When you first take Robert Lettrick’s adventure book off a shelf, you jump back in fright. There’s a squirrel slobbering, and it looks as if it would jump out of the book at you.
Interesting. You look at the back of the book. There’s a letter from Heath Lambert (a.k.a Scarecrow), explaining the situation and the feebleness of the “adult supervision.”
You flip to the beginning. It’s a song! However, when you read, you start looking behind you. “Why is this so weird,” you wonder. The song describes how student campers have been trapped near Granite Falls, Washington, where animals infected by the virus rabies try to kill them.
In the first part of the story, the protagonist Heath Lambert goes to Camp Harmony, an ironic name due to the perilous situation about to happen. He starts off with a friend of his, Dunbar, who is playing a card game, Zombie Buffet, with him. However, the camp director announces that a water fight was starting, so Heath stopped playing and pulls out his water gun. In the midst of shooting a fellow camper, Heath hears some yelling and running. He jogs over and finds a bully named “Floaties” running around and trying to elude some type of animal. Heath takes a closer look and realizes the slobbering animal carries rabies.
After using a water gun to shoot the large rodent (which turned out to be a porcupine), the beast quickly dropped dead for no reason. As it turns out, all the creatures have hydrophobia, a fear of water itself. A few minutes later, the camp becomes eerily quiet. There are no chirps or humans speaking. Suddenly, a mass of animals run into the camp, killing kids. Heath and his friends run to the livery, where two horses were supposed to be kept (but broke out). After a debate on whether they should leave, they surprisingly have the time of their lives. Read the book to learn more!
Lettrick uses unusual phrases that are funny but emotional. He uses a gaggle of adjectives to clearly explain the bizarre circumstances, slowing down at the right spots, and quickening at the occasional boring scenes. He also uses fiction to teach readers about the symptoms of rabies and how teamwork helps even in the most unlikely situations. He also incorporates a Machiavellian character named Will who thinks of the world as a cunning chess game: always prepare three steps ahead…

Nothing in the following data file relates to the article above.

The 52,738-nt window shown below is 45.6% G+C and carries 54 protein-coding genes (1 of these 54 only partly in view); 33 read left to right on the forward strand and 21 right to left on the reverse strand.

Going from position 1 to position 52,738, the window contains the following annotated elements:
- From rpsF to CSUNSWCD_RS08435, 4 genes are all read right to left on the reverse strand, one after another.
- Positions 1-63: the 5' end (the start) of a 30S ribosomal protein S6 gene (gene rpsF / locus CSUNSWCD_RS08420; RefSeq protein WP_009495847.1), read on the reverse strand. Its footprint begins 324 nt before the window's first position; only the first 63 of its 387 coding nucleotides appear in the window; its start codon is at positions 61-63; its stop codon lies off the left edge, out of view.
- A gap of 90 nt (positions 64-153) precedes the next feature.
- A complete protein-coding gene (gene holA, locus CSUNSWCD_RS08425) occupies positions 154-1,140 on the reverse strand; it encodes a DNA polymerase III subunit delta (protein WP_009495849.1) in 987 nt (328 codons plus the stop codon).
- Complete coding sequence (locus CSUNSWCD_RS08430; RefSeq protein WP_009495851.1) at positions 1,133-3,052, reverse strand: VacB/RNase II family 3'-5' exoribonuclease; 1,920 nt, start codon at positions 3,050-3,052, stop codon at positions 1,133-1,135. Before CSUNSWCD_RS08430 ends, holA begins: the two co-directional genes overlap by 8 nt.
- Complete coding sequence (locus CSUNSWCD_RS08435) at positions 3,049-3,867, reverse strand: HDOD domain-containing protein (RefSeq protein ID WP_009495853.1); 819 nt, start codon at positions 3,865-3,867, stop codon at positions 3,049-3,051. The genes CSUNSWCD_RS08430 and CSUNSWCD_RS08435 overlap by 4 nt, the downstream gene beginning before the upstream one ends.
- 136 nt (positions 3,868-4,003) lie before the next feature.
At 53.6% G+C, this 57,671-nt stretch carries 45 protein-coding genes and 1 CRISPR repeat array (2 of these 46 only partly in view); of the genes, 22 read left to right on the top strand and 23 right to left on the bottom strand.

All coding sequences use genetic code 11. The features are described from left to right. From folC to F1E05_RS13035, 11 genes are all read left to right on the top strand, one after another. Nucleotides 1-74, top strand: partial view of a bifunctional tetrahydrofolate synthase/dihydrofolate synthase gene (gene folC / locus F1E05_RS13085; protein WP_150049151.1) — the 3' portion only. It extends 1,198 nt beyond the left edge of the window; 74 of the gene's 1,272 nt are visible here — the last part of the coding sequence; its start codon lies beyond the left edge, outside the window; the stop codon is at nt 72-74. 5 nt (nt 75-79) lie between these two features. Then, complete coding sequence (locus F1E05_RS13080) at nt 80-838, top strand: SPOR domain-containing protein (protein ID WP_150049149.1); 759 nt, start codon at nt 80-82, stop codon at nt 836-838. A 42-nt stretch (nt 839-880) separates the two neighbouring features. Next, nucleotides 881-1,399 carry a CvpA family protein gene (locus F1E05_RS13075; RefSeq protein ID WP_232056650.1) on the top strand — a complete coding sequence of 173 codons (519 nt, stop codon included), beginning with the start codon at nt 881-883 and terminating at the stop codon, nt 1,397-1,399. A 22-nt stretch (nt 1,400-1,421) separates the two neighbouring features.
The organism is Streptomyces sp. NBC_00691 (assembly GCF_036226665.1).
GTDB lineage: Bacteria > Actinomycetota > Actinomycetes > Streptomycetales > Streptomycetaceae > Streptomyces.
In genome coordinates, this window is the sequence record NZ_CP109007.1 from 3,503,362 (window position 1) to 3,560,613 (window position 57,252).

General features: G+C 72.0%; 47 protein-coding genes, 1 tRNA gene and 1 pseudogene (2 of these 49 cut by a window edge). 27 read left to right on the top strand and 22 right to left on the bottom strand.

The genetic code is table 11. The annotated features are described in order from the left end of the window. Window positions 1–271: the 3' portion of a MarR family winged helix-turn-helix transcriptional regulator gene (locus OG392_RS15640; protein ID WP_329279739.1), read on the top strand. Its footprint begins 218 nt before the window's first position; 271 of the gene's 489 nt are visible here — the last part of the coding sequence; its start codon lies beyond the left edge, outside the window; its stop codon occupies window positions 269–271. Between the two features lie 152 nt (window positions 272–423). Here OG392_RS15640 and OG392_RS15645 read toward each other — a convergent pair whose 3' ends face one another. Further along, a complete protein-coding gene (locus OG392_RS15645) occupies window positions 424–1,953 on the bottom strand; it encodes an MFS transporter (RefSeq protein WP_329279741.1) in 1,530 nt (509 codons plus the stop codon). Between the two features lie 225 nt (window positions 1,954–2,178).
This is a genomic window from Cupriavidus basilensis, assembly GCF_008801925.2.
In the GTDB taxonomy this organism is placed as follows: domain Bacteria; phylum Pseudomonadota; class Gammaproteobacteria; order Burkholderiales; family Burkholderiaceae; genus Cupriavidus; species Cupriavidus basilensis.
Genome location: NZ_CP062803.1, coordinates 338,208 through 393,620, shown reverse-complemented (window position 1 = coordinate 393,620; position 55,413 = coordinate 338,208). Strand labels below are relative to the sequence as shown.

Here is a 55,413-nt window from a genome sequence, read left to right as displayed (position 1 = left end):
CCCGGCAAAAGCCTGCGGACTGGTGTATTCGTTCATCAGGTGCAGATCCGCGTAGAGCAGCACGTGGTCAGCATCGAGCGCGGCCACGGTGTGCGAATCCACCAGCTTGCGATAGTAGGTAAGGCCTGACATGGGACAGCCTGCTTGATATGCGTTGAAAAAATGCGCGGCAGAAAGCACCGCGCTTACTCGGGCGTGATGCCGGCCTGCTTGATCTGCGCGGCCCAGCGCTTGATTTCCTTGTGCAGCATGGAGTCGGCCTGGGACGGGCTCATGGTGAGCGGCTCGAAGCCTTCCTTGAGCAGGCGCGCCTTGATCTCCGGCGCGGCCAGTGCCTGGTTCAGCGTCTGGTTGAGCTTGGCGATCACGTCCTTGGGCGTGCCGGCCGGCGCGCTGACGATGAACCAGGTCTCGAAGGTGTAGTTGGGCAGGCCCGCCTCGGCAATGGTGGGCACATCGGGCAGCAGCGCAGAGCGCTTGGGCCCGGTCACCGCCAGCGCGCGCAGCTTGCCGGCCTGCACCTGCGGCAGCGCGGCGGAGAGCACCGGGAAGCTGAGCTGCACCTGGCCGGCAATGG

Even though Heath survives this apocalyptic encounter, the basic story is not realistic. The possibility of this actually happening is nearly impossible, if not ridiculous. Not all animals can have hydrophobia -- a medical condition which only occurs in eighty percent of rabid animals. As the title indicated, other than the sensible leader Heath, the other campers behaved idiotically. For example, when a rabid moose appears right in front of two campers, they scream and try to run around the faster animal rather than retreating.
Lastly, the author unfortunately uses “Deus ex machina,” in his story, a manufactured happy ending (Don’t ask what the ending is — I’m not telling). The whole premise of the story is preposterous. Nevertheless, Lettrick wrote one the best novels about rabies that races through every single chapter, leaving the reader panting at the end.